A leaving homily from Father David, based on the Parable of the Talents (Saturday of week 21 [I])
Recently at my favourite Southampton cinema I saw a film about two families who escaped from East Germany to the West in a hot-air balloon. Even though one knew the outcome (they succeeded, though not at the first attempt) the film notched up the tension most effectively.
This is the 30th. anniversary of the fall of the Berlin Wall and so of all of what Churchill called the Iron Curtain; the actual date is in November. It is a time for reflecting on that artificial divide across Europe, which split towns, villages and fields, forcing people to shout or wave to each other from hilltops or across rivers. The East German authorities issued false maps: roads seeming to lead to West Germany led straight to a police barracks. The River Elbe formed one border, but not everywhere; some swam across to safety only to find themselves surrendering to their own police.
I only first went to a former Communist land in 1990: standing close to the Czech border with Austria, one could see where all the defences had been dismantled, leaving just a wide forest trail, along with an enormous, but firmly locked, police station. The little town, called Slavonice, was very pretty but strangely quiet, because over the years most of the citizens had been forcibly moved elsewhere to discourage them from escaping, and had not yet returned.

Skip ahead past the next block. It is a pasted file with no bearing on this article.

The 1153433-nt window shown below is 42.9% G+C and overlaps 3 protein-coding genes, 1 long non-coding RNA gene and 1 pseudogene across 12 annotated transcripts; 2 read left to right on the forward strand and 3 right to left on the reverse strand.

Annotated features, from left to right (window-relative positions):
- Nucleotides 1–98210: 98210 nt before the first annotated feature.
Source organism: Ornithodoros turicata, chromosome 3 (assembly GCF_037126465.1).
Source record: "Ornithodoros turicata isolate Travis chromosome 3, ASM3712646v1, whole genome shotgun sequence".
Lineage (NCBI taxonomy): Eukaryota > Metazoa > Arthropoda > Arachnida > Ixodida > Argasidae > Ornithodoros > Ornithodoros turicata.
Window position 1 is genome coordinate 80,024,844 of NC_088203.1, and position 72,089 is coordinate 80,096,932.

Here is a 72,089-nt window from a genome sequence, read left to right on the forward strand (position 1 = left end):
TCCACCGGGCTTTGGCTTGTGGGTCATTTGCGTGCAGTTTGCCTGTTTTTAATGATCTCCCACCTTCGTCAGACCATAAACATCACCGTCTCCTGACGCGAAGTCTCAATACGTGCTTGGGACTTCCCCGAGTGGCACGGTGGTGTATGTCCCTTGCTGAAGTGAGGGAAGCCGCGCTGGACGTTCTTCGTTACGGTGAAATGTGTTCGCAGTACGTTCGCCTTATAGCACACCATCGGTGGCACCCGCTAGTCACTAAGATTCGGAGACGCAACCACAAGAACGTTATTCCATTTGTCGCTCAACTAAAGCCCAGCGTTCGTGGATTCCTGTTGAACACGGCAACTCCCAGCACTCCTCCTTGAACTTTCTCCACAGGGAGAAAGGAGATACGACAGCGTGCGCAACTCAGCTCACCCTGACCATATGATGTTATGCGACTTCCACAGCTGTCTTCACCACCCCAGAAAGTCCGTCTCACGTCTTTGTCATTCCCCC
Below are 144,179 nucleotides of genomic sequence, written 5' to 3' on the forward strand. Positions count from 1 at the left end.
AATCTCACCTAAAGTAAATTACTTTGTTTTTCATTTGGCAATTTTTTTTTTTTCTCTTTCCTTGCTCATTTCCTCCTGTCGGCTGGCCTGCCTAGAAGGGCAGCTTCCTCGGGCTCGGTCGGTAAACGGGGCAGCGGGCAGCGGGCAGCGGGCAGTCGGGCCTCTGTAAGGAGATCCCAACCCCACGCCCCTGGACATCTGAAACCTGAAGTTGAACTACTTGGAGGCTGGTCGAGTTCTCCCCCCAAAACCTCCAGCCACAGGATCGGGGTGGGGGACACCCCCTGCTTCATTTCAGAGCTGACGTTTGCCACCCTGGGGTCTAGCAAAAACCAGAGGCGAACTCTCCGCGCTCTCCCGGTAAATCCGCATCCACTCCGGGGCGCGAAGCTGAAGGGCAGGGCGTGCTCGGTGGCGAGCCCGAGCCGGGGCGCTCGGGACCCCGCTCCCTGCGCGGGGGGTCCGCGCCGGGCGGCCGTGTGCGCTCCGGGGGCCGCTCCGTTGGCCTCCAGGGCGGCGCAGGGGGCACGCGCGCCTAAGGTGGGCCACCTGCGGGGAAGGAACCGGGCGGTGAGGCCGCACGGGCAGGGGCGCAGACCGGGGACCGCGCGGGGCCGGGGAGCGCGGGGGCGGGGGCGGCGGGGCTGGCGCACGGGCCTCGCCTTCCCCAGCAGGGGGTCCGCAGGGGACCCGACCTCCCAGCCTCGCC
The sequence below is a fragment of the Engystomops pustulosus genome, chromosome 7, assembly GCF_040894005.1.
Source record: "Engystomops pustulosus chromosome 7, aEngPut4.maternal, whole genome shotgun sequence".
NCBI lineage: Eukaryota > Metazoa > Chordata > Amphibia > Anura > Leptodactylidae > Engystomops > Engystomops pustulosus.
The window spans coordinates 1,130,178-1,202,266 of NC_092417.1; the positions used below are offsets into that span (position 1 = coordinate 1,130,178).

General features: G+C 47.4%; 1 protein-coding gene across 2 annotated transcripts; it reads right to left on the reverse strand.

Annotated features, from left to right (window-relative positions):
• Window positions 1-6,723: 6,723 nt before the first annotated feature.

Not everything about Communism was bad: it instilled a love of the motherland, for example, which we may feel is something now lacking here. Education, employment and housing were all guaranteed, though the last two were often either pointless or of poor quality. The big price to pay was the requirement to conform, the smothering of the individual. There was one cheap form of internal escape, though: alcohol.
Here is where our Gospel of the talents comes in. It is easily misunderstood. It might seem to be pointing a finger at us and asking: what have you done? What is on your CV? Viewed in that light, the man with one talent might feel he just cannot present a list of achievements, that he would rather simply hide and hope the whole situation would go away.
The talent was a coin widely used in antiquity, and it gave its name to the idea of ability, rather than the other way round. Talents weighed different amounts depending on where one was. Now we all know we are not all made the same. Some have more evident gifts, some come from more fortunate backgrounds in order to prosper. Our spiritual bank accounts, rather like our material ones, do not all contain the same amount. Nevertheless, we are all human. We are, as the book of Genesis tells us, made in the “image and likeness of God”. Some commentators tell us that this means that we are all, as humans, divinely equipped in some basic way – which is the “image” – but that we all have the potential to move to a greater God-nearness – our “likeness”.